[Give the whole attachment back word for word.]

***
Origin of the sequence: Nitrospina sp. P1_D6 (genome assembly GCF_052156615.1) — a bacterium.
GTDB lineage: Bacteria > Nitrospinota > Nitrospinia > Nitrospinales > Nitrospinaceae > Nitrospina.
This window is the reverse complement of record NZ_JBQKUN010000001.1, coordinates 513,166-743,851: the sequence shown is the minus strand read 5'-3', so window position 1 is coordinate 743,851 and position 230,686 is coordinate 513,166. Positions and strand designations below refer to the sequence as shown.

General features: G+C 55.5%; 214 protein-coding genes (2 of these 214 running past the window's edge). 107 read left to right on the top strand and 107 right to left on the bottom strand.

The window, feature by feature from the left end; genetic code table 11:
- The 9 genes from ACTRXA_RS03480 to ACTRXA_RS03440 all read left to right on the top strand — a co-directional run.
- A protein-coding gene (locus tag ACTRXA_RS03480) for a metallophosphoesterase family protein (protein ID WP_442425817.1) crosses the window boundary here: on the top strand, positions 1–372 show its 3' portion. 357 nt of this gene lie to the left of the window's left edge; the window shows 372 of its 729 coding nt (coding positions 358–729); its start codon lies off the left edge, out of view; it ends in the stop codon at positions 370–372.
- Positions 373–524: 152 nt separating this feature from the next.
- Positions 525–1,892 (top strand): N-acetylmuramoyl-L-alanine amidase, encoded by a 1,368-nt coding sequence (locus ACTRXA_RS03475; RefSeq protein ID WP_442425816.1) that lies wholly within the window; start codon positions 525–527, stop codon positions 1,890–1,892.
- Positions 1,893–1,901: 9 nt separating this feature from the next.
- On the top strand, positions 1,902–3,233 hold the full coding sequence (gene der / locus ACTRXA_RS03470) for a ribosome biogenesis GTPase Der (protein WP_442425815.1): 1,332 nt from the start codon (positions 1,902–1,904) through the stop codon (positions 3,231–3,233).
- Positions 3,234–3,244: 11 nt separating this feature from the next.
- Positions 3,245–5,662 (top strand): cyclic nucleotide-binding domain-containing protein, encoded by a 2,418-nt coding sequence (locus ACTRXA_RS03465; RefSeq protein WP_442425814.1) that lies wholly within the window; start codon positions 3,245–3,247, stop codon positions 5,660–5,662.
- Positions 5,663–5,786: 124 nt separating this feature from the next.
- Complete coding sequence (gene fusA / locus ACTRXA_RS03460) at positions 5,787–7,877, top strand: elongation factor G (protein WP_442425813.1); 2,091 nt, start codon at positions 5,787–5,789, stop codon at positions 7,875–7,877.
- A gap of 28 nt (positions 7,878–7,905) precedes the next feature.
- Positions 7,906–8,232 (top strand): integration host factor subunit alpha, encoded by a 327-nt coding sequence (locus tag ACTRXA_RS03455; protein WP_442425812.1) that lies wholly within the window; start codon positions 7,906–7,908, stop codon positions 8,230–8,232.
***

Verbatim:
Origin of the sequence: Nitrospina sp. P1_D6 (genome assembly GCF_052156615.1) — a bacterium.
GTDB lineage: Bacteria > Nitrospinota > Nitrospinia > Nitrospinales > Nitrospinaceae > Nitrospina.
This window is the reverse complement of record NZ_JBQKUN010000001.1, coordinates 513,166-743,851: the sequence shown is the minus strand read 5'-3', so window position 1 is coordinate 743,851 and position 230,686 is coordinate 513,166. Positions and strand designations below refer to the sequence as shown.

General features: G+C 55.5%; 214 protein-coding genes (2 of these 214 running past the window's edge). 107 read left to right on the top strand and 107 right to left on the bottom strand.

The window, feature by feature from the left end; genetic code table 11:
- The 9 genes from ACTRXA_RS03480 to ACTRXA_RS03440 all read left to right on the top strand — a co-directional run.
- A protein-coding gene (locus tag ACTRXA_RS03480) for a metallophosphoesterase family protein (protein ID WP_442425817.1) crosses the window boundary here: on the top strand, positions 1–372 show its 3' portion. 357 nt of this gene lie to the left of the window's left edge; the window shows 372 of its 729 coding nt (coding positions 358–729); its start codon lies off the left edge, out of view; it ends in the stop codon at positions 370–372.
- Positions 373–524: 152 nt separating this feature from the next.
- Positions 525–1,892 (top strand): N-acetylmuramoyl-L-alanine amidase, encoded by a 1,368-nt coding sequence (locus ACTRXA_RS03475; RefSeq protein ID WP_442425816.1) that lies wholly within the window; start codon positions 525–527, stop codon positions 1,890–1,892.
- Positions 1,893–1,901: 9 nt separating this feature from the next.
- On the top strand, positions 1,902–3,233 hold the full coding sequence (gene der / locus ACTRXA_RS03470) for a ribosome biogenesis GTPase Der (protein WP_442425815.1): 1,332 nt from the start codon (positions 1,902–1,904) through the stop codon (positions 3,231–3,233).
- Positions 3,234–3,244: 11 nt separating this feature from the next.
- Positions 3,245–5,662 (top strand): cyclic nucleotide-binding domain-containing protein, encoded by a 2,418-nt coding sequence (locus ACTRXA_RS03465; RefSeq protein WP_442425814.1) that lies wholly within the window; start codon positions 3,245–3,247, stop codon positions 5,660–5,662.
- Positions 5,663–5,786: 124 nt separating this feature from the next.
- Complete coding sequence (gene fusA / locus ACTRXA_RS03460) at positions 5,787–7,877, top strand: elongation factor G (protein WP_442425813.1); 2,091 nt, start codon at positions 5,787–5,789, stop codon at positions 7,875–7,877.
- A gap of 28 nt (positions 7,878–7,905) precedes the next feature.
- Positions 7,906–8,232 (top strand): integration host factor subunit alpha, encoded by a 327-nt coding sequence (locus tag ACTRXA_RS03455; protein WP_442425812.1) that lies wholly within the window; start codon positions 7,906–7,908, stop codon positions 8,230–8,232.